I know we will not agree on the depths of culture that UC brought (or brings) to LANL, but I believe it is at the very core of who we are. I want to see this preserved in the new LANL. I don’t see it at SNL, where Robinson has set the direction for a decade.
 
Well said, w76. However, we do disagree on the value that UC brings to LANL. I see them as an absentee landlord at best, and an inertia-ridden body incapable of making appropriate management decisions at worst. Whatever successes and failures we have experienced at LANL in past years were a result of the efforts (or lack thereof) of LANL managers and LANL employees. UC contributed a fine benefits program and in-state tuition rates for children of LANL staff, but little else.

I believe the very core of who we are is embodied in the people who work at LANL, and with the exception of the director, none of those people are UC.

--Doug
 
Bill Goodwin's comments about LANL's "obscenely generous pension plan"
struck me as a strange thing to say. It should be remembered that the
generosity of this plan is largely a function of the fantastic rise of
the stock market during the last twenty years. Neither DOE nor the
LANL employees have had to contribute anything for many years, thanks in
large part to a rising market and the financial wisdom of UC investors.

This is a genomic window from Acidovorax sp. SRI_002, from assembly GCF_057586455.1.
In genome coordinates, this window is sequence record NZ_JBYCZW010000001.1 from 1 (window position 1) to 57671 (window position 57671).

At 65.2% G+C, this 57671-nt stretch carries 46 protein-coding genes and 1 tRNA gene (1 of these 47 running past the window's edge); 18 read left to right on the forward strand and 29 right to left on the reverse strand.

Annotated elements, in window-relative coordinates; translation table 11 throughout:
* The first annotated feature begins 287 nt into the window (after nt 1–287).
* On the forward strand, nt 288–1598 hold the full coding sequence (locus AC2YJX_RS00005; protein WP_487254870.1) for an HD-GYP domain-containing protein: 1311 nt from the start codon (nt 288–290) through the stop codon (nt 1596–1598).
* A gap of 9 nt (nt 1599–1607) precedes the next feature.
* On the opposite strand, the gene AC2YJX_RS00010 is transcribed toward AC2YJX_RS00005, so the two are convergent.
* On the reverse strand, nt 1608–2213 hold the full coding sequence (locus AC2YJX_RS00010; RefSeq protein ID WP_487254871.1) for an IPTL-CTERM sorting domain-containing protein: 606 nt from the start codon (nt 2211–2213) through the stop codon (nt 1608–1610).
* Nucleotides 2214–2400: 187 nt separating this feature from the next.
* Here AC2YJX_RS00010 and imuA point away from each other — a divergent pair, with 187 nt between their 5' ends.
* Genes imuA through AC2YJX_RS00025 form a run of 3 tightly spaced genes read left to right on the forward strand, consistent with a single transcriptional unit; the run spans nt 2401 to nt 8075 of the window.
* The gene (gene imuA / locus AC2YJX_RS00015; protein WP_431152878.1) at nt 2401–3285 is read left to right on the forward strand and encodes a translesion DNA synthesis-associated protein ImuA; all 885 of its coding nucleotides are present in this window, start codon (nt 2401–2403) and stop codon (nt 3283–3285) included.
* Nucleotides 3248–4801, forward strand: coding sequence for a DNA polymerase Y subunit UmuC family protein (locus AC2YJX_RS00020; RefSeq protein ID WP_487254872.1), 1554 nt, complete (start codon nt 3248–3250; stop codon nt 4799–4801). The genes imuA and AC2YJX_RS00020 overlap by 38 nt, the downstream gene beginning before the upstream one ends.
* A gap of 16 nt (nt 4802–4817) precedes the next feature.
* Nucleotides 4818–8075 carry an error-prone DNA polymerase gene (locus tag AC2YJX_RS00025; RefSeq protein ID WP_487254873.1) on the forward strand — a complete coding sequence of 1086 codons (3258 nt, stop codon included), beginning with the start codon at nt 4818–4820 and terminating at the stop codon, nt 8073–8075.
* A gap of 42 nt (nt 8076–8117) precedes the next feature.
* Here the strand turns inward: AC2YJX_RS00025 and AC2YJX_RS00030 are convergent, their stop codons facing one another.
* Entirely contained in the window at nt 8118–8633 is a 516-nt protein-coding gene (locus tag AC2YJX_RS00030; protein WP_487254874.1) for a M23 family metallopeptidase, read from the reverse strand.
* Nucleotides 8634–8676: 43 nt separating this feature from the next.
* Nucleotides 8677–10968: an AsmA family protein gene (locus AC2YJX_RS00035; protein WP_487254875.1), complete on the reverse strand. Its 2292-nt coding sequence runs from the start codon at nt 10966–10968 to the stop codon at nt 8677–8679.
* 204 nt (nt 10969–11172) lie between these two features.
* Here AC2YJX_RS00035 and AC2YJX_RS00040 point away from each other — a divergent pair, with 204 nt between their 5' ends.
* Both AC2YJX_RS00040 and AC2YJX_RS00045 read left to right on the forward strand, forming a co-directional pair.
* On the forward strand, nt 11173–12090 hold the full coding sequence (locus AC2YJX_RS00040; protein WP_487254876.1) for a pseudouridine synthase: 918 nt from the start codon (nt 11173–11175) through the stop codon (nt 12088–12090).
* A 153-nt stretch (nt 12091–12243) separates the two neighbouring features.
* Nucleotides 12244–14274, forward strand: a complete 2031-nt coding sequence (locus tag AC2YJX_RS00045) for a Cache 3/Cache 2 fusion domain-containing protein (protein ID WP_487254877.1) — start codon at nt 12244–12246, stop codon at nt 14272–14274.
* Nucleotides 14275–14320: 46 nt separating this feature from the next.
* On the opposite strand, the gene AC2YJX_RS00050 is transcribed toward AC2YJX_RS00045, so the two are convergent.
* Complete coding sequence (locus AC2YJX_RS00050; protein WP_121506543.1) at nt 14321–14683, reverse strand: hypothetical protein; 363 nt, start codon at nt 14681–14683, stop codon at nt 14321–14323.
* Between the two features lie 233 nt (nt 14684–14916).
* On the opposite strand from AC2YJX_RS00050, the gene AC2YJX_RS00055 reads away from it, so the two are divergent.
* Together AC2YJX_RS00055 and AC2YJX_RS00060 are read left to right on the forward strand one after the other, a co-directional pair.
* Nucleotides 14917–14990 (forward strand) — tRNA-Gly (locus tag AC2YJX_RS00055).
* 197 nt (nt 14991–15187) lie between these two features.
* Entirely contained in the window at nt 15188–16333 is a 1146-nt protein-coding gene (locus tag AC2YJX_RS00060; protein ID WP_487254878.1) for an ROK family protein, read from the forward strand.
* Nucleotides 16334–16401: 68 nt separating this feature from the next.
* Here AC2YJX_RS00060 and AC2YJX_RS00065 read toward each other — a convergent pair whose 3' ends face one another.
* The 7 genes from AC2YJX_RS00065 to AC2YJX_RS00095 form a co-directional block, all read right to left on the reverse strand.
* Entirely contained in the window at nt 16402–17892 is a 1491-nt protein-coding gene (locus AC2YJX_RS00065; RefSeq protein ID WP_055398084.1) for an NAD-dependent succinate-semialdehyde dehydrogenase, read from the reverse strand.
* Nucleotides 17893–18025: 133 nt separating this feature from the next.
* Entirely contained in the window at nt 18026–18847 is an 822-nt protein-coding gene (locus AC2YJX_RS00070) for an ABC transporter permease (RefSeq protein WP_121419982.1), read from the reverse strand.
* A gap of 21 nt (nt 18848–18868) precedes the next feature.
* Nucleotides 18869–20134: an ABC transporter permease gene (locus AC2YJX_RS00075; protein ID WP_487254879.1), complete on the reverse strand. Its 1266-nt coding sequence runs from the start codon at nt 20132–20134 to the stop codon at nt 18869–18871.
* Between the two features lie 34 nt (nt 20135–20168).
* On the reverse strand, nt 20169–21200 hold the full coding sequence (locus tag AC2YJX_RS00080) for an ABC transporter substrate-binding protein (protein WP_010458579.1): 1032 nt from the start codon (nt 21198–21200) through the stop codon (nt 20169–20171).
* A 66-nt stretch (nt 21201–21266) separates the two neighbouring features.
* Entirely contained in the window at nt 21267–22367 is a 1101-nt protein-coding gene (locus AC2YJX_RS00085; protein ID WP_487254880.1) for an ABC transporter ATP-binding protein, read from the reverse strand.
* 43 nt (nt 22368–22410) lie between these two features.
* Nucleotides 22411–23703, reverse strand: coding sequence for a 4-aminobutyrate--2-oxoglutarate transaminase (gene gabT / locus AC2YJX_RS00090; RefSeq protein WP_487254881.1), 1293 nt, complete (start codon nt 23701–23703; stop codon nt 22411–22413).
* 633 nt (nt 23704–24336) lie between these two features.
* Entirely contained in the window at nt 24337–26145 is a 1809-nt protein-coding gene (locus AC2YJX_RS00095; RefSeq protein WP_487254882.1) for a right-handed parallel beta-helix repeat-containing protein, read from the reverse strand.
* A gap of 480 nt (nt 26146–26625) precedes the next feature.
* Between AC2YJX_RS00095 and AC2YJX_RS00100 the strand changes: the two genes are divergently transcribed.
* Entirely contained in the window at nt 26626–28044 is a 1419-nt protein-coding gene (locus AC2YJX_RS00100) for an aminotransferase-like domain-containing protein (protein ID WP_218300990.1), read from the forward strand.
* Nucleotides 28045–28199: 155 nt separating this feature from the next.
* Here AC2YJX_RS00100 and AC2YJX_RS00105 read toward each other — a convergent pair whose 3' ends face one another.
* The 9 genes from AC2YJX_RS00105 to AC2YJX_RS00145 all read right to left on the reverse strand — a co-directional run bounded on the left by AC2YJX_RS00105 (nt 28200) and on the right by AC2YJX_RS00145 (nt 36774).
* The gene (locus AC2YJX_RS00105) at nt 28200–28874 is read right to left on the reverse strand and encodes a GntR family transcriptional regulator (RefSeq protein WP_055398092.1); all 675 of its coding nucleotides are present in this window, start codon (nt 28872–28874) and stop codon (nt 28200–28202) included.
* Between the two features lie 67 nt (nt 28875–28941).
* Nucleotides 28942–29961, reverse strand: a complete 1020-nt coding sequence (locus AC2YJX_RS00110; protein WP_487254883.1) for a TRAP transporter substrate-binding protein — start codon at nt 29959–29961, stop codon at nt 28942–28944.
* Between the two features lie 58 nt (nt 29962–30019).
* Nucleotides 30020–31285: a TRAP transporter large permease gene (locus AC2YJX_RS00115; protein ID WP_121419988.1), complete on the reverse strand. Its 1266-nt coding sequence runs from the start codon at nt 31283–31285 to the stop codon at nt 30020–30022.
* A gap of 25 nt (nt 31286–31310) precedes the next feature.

Complaining, as Bill does, about the obscenity of the UC pension would be
akin to me complaining that Bill has made some undeserved windfall by owning
his home during the last few years. Care to give up any of those "obscene
housing profits", Bill?

Obscenity is in the eye of the beholder. What may look obscene to Bill
looks beautiful to me. Of course, Bill, as a former LM employee, may
be stuck with receiving the paltry benefits of the LM pension. Much
of this pension may be built upon LM stock, which was a real "dog" during
most of the 90's (but has been very profitable in the last few years!).
 
Fair enough. I’ll rescind the word “obscene” then. But some of the postings on this blog about the pension plan remind me a bit of Kenneth Lay’s wife going on TV a few days after Enron collapsed to complain that they too had been hurt, and were down to only two houses and three servants. I can certainly understand why current LANL staff are upset that their pensions might be cut a bit, but don’t expect much sympathy from the rest of the nation, most of whom don’t have any pension plan at all, and certainly nothing anywhere near as generous as LANL’s.